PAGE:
What are the two types of necrosis?
Accidental (e.g. after injury) - causing inflammation and damage to surrounding cells by spilling contents; and programmed necrosis.
What's the difference between apoptosis and programmed necrosis?
Apoptosis is self-contained by plasma membrane, usually immediately followed by phagocytosis. Necrosis spills contents into surrounding environment.
What are the characteristics of necrosis?
Nuclear swelling, cell swelling, rupture and release of cellular contents, inflammation.
What are the characteristics of apoptosis?
Chromatin condensation, cell shrinkage, preservation of cellular membranes, rapid engulfment by neighboring cells.
How does the immune system use apoptosis for homestatic control?
After a clonal expansion phase, antigen-reactive lymphocytes must be titrated back until the pool of lymphoid cells reaches the baseline level again.
What cell surface change is a signal to surrounding cells that a cell is going through apoptosis?
Phsophatidylserine (PS). It's normally on the inner leaflet, but fliped out during apoptosis.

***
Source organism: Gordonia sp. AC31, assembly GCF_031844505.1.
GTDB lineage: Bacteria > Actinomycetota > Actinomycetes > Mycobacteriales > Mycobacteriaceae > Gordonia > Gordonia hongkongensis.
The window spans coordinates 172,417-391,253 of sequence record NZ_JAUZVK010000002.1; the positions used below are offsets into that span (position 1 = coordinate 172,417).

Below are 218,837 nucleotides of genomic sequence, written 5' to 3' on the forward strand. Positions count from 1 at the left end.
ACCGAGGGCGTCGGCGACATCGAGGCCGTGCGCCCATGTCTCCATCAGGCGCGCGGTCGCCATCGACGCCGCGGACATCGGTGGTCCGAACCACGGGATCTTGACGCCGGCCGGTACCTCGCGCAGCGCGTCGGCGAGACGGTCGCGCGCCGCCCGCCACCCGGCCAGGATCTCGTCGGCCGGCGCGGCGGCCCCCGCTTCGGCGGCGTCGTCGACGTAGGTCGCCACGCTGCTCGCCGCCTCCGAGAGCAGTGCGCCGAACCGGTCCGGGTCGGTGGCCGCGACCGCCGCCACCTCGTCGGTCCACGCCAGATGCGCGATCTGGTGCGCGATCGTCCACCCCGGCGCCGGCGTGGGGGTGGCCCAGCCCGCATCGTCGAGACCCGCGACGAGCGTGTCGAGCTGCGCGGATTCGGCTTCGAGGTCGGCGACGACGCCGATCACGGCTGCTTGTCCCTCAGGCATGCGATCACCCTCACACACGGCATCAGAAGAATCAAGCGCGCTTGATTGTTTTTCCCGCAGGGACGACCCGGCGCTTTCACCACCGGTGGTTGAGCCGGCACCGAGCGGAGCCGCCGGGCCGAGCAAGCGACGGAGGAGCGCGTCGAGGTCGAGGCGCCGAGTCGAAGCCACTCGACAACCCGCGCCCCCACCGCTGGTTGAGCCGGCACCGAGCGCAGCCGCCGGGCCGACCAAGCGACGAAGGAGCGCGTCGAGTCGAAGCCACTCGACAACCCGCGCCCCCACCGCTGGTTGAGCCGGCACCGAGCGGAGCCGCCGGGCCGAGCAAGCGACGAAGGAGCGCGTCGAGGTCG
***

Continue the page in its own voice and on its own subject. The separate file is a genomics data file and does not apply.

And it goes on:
What is the DNA Fragmentation Factor (DFF) that degrades DNA in apoptotic cells?
Caspase-Activated Deoxyribonuclease (CAD; DFF40).
What would you see on flow cytometry of DNA fragment staining in apoptotic cells?
Low DNA content - less than in normal cells.
How do caspase work?
They recognize different DNA sequences but all cleave at Aspartic Acid (D). They also disable homestatic and repair processes and halt cell cycle progression.
What is the Bcl-2 family of proteins?
"Gate-keepers" in apoptosis. There are anti-apoptotic and pro-apoptotic. Many are capable of (mito?) membrane insertion and forming pores.
Which Bcl-2 family member links intrinsic apoptotic signals (cellular stress), such as DNA damage, infections, to mito-mediated cell death?